Assuming you chucked a 70 kg (150 lb) human body into your machine, you would get 43 kg of oxygen, 16 kg of carbon, 7 kg of hydrogen, 1.8 kg of nitrogen, 1 kg of calcium, and 0.78 kg of phosphorus. Based off of this table, you could then sell these materials for about $989.20: $129 for the oxygen, $384 for the carbon, $35 for the hydrogen, $7.2 for the nitrogen, $200 for the calcium, and $234 for the phosphorus.
Of course, this is really just some back-of-the-napkin math. Prices vary depending on the market, and there's a whole bunch of other elements in your body that could contribute, like gold and potassium, that are in small quantities but could still be very valuable. The point of this exercise is, however, that the body by itself isn't worth very much.
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Construction of the $500 billion dollar tech city-state of the future is moving ahead.
- The futuristic megacity Neom is being built in Saudi Arabia.
- The city will be fully automated, leading in health, education and quality of life.
- It will feature an artificial moon, cloud seeding, robotic gladiators and flying taxis.
The Red Sea area where Neom will be built:
Saudi Arabia Plans Futuristic City, "Neom" (Full Promotional Video)<span style="display:block;position:relative;padding-top:56.25%;" class="rm-shortcode" data-rm-shortcode-id="c646d528d230c1bf66c75422bc4ccf6f"><iframe type="lazy-iframe" data-runner-src="https://www.youtube.com/embed/N53DzL3_BHA?rel=0" width="100%" height="auto" frameborder="0" scrolling="no" style="position:absolute;top:0;left:0;width:100%;height:100%;"></iframe></span>
Are we genetically inclined for superstition or just fearful of the truth?
- From secret societies to faked moon landings, one thing that humanity seems to have an endless supply of is conspiracy theories. In this compilation, physicist Michio Kaku, science communicator Bill Nye, psychologist Sarah Rose Cavanagh, skeptic Michael Shermer, and actor and playwright John Cameron Mitchell consider the nature of truth and why some groups believe the things they do.
- "I think there's a gene for superstition, a gene for hearsay, a gene for magic, a gene for magical thinking," argues Kaku. The theoretical physicist says that science goes against "natural thinking," and that the superstition gene persists because, one out of ten times, it actually worked and saved us.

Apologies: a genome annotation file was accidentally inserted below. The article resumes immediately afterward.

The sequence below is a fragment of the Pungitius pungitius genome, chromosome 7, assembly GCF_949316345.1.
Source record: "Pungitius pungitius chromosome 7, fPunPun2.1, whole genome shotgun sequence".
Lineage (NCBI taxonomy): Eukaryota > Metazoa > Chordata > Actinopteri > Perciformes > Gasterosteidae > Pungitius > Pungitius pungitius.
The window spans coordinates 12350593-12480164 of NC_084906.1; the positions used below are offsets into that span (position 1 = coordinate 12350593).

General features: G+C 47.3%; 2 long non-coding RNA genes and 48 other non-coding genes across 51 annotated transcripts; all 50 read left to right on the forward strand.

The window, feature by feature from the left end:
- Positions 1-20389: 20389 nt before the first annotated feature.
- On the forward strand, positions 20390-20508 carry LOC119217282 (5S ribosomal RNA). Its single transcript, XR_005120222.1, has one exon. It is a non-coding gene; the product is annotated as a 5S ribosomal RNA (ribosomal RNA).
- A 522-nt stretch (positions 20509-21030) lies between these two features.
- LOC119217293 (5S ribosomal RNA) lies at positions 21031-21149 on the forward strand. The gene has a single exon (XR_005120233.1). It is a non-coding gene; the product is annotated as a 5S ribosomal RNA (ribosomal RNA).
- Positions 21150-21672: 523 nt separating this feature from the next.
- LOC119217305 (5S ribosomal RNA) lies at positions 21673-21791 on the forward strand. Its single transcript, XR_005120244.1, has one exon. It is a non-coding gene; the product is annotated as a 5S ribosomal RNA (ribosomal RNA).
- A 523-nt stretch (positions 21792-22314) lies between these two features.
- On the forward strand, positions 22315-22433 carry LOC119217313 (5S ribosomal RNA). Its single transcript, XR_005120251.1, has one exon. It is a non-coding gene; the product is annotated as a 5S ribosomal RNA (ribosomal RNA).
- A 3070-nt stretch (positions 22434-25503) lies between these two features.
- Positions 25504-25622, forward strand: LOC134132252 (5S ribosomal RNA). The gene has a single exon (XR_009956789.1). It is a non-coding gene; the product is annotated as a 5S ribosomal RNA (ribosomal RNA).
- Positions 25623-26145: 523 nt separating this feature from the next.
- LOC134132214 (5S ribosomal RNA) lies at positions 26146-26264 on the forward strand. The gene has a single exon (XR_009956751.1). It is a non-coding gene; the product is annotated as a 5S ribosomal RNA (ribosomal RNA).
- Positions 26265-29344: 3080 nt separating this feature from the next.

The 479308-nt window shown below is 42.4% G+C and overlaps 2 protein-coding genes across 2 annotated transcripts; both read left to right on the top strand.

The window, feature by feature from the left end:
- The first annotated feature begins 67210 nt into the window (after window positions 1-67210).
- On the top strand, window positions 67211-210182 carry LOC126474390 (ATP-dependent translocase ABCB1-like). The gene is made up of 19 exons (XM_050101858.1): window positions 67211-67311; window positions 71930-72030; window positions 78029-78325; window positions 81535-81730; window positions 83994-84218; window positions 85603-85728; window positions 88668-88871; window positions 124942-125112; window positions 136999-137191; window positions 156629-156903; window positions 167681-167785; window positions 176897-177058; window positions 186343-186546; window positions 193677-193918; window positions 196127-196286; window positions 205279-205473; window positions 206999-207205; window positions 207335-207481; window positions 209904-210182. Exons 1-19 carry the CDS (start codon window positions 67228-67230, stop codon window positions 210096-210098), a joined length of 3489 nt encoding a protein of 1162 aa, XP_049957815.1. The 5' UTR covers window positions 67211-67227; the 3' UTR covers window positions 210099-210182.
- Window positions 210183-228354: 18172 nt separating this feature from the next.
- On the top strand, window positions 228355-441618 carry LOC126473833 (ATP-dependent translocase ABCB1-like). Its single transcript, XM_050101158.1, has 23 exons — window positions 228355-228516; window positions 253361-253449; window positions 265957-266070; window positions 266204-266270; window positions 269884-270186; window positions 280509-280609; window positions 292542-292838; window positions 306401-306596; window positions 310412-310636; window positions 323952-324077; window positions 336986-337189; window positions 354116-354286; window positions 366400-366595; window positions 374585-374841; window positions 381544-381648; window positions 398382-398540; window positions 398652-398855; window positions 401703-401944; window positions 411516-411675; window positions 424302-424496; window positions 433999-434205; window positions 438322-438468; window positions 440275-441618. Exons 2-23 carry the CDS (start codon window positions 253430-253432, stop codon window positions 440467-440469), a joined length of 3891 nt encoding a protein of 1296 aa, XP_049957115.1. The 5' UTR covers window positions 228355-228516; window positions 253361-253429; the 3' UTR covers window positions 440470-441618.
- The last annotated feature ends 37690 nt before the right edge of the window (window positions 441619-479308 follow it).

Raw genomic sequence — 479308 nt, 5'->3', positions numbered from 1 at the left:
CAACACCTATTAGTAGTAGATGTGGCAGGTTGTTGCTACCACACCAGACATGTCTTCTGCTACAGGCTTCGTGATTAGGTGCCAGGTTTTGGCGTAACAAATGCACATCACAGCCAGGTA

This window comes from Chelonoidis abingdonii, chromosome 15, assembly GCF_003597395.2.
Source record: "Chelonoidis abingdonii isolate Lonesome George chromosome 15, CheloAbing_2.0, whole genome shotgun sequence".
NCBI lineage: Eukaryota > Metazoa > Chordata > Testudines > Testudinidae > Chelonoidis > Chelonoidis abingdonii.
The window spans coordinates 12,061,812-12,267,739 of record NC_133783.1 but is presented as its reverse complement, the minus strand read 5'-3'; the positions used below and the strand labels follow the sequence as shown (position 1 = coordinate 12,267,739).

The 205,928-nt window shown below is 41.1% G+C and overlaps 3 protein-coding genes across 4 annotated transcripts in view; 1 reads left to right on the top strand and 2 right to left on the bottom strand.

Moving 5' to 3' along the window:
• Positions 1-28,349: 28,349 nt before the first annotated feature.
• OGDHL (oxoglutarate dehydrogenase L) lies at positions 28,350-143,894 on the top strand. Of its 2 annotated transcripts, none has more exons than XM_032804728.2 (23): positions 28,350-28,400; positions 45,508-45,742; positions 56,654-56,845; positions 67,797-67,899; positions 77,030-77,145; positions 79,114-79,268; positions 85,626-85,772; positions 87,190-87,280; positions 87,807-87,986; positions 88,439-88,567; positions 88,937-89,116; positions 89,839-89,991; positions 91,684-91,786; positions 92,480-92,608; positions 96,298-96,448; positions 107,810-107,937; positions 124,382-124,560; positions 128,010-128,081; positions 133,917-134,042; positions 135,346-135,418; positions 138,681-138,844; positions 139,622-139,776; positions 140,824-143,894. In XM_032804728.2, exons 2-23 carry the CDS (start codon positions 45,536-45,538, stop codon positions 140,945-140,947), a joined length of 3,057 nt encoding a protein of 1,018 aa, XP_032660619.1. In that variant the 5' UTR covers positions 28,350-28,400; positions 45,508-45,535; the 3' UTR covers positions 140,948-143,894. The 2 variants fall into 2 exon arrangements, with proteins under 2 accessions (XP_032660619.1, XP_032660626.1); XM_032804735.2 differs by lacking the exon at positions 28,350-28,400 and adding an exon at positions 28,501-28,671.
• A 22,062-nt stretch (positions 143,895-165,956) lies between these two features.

- Other theories shared include the idea of cognitive dissonance, the dangerous power of fear to inhibit critical thinking, and Hollywood's romanticization of conspiracies. Because conspiracy theories are so diverse and multifaceted, combating them has not been an easy task for science.
A growing body of research suggests COVID-19 can cause serious neurological problems.
- The new study seeks to track the health of 50,000 people who have tested positive for COVID-19.
- The study aims to explore whether the disease causes cognitive impairment and other conditions.
- Recent research suggests that COVID-19 can, directly or indirectly, cause brain dysfunction, strokes, nerve damage and other neurological problems.
Brain images of a patient with acute demyelinating encephalomyelitis.
COVID-19 and the brain<p>A growing body of research reveals alarming neurological complications among COVID-19 patients. On Wednesday, for example, researchers from University College London published a <a href="https://academic.oup.com/brain/article/doi/10.1093/brain/awaa240/5868408" target="_blank">study</a> in the journal Brain that describes how some patients have suffered temporary brain dysfunction, strokes, nerve damage, and other neurological problems concurrent with COVID-19.</p><p>Some patients suffered brain inflammation as a result of a rare disease called acute disseminated encephalomyelitis, which can cause numbness, seizures, and confusion. One patient in the study even hallucinated monkeys and lions in her home.</p>
Photo by Mario Tama/Getty Images<p>A separate study published in the <a href="https://www.ncbi.nlm.nih.gov/pmc/articles/PMC7198407/" target="_blank">Journal of Clinical Neuroscience</a> notes that some COVID-19 patients have also suffered neurological complications like impaired consciousness and acute cerebrovascular disease. The study notes that past viruses like MERS and SARS also seemed to cause neurological problems.</p><p>A troubling finding among this growing body of research is that some patients seem to suffer neurological damage even when respiratory symptoms aren't obvious. Additionally, scientists aren't sure whether damage from the disease will be permanent.</p><p style="margin-left: 20px;">"Given that the disease has only been around for a matter of months, we might not yet know what long-term damage COVID-19 can cause," Dr. Ross Paterson, joint first author of the University College London study, said in a <a href="https://www.eurekalert.org/pub_releases/2020-07/ucl-iid070620.php" target="_blank">press release</a>. "Doctors needs to be aware of possible neurological effects, as early diagnosis can improve patient outcomes."</p><p>If you've been diagnosed with COVID-19 and want to enroll in the study, visit <a href="https://www.cambridgebrainsciences.com/studies/covid-brain-study" target="_blank">cambridgebrainsciences.com/studies/covid-brain-study</a>.</p>
Coronavirus layoffs are a glimpse into our automated future. We need to build better education opportunities now so Americans can find work in the economy of tomorrow.